In 1869 a concession was granted by the French Government to a company which proposed to lay a cable from the shores of France to the United States. At that time there was a telegraphic connection between the United States and the continent of Europe (through the possessions of Great Britain at either end of the line), under the control of an association which had, at large outlay of capital and at great risk, demonstrated the practicability of maintaining such means of communication. The cost of correspondence by this agency was great, possibly not too large at the time for a proper remuneration for so hazardous and so costly an enterprise. It was, however, a heavy charge upon a means of communication which the progress in the social and commercial intercourse of the world found to be a necessity, and the obtaining of this French concession showed that other capital than that already invested was ready to enter into competition, with assurance of adequate return for their outlay. Impressed with the conviction that the interests, not only of the United States, but of the world at large, demanded, or would demand, the multiplication of such means of communication between separated continents, I was desirous that the proposed connection should be made; but certain provisions of this concession were deemed by me to be objectionable, particularly one which gave for a long term of years the exclusive right of telegraphic communication by submarine cable between the shores of France and the United States. I could not concede that any power should claim the right to land a cable on the shores of the United States and at the same time deny to the United States, or to its citizens or grantees, an equal right to land a cable on its shores.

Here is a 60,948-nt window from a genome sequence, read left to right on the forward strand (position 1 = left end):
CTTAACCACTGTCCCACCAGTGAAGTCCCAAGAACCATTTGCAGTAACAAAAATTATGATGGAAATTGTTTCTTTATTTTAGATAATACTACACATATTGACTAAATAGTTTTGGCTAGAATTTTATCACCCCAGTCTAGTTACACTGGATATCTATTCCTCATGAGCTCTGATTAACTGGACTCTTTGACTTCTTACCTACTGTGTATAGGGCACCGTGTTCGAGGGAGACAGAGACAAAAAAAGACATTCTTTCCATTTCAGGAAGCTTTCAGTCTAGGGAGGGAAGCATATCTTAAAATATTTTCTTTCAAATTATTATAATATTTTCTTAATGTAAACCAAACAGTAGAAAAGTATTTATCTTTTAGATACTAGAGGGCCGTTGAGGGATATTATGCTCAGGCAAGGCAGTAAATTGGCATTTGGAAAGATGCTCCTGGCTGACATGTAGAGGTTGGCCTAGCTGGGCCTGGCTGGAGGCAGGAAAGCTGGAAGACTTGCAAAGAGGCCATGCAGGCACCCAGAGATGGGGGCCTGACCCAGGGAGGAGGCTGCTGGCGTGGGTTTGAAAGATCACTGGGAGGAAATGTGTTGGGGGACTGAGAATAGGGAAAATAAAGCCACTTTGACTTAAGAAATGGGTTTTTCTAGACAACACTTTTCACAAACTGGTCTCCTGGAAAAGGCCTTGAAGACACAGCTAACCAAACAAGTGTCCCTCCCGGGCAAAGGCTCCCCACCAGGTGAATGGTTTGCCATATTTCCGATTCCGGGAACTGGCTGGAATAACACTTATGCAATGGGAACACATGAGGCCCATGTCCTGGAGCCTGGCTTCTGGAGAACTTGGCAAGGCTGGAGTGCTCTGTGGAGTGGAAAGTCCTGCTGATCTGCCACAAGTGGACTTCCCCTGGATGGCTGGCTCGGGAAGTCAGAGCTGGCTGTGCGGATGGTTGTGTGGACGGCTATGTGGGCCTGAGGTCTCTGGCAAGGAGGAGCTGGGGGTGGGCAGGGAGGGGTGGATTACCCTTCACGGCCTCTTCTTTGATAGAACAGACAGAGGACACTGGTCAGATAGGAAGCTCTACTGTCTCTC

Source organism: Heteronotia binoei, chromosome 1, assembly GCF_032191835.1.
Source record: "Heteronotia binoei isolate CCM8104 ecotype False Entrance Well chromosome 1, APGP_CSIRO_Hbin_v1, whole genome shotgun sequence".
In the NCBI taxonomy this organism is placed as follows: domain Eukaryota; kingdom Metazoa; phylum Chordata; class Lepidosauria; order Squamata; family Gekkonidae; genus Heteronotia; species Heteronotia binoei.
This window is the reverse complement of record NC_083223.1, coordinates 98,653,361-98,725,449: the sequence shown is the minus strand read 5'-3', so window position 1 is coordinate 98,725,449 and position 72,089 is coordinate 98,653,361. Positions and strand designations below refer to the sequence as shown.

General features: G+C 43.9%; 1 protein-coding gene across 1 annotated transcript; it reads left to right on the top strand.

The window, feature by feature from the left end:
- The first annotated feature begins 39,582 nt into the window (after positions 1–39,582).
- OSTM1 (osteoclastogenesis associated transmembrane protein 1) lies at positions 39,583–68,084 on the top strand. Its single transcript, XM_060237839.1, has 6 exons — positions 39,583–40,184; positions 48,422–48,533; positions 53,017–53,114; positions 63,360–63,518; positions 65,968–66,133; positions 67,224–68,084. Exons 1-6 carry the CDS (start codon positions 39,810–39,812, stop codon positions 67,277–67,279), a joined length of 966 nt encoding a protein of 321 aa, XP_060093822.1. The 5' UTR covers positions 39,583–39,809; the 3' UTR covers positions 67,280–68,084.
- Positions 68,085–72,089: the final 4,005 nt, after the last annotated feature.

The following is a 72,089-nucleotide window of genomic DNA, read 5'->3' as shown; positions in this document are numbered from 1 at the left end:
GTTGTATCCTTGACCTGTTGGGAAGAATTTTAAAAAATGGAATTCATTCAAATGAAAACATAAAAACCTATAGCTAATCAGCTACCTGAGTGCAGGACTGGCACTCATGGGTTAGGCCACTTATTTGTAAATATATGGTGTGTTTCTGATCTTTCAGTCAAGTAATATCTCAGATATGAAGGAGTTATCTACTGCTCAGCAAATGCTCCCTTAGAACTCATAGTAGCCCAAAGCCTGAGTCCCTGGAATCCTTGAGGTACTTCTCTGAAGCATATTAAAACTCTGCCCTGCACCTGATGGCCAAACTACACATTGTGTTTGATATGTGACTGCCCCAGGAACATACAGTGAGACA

The right to control the conditions for the laying of a cable within the jurisdictional waters of the United States, to connect our shores with those of any foreign state, pertains exclusively to the Government of the United States, under such limitations and conditions as Congress may impose. In the absence of legislation by Congress, I was unwilling, on the one hand, to yield to a foreign state the right to say that its grantees might land on our shores, while it denied a similar right to our people to land on its shores; and, on the other hand, I was reluctant to deny to the great interests of the world and of civilization the facilities of such communication as were proposed. I therefore withheld any resistance to the landing of the cable, on condition that the offensive monopoly feature of the concession be abandoned, [Page 232] and that the right of any cable which may be established by authority of this Government to land upon French territory, and to connect with French land lines, and enjoy all the necessary facilities or privileges incident to the use thereof upon as favorable terms as any other company, be conceded. As the result thereof the company in question renounced the exclusive privilege, and the representative of France was informed that, understanding this relinquishment to be construed as granting the entire reciprocity and equal facilities which had been demanded, the opposition to the landing of the cable was withdrawn. The cable, under this French concession, was lauded in the month of July, 1869, and has been an efficient and valuable agent of communication between this country and the other continent. It soon passed under the control, however, of those who had the management of the cable connecting Great Britain with this continent, and thus whatever benefit to the public might have ensued from competition between the two lines was lost, leaving only the greater facilities of an additional line, and the additional security in case of accident to one of them. But these increased facilities and this additional security, together with the control of the combined capital of the two companies, gave also greater power to prevent the future construction of other lines, and to limit the control of telegraphic communication between the two continents to those possessing the lines already laid. Within a few months past a cable has been laid, known as the United States Direct Cable Company, connecting the United States directly with Great Britain. As soon as this cable was reported to be laid and in working order, the rates of the then existing consolidated companies were greatly reduced. Soon, however, a break was announced in this new cable, and immediately the rates of the other line, which had been reduced, were again raised. This cable being now repaired, the rates appear not to be reduced by either line from those formerly charged by the consolidated companies.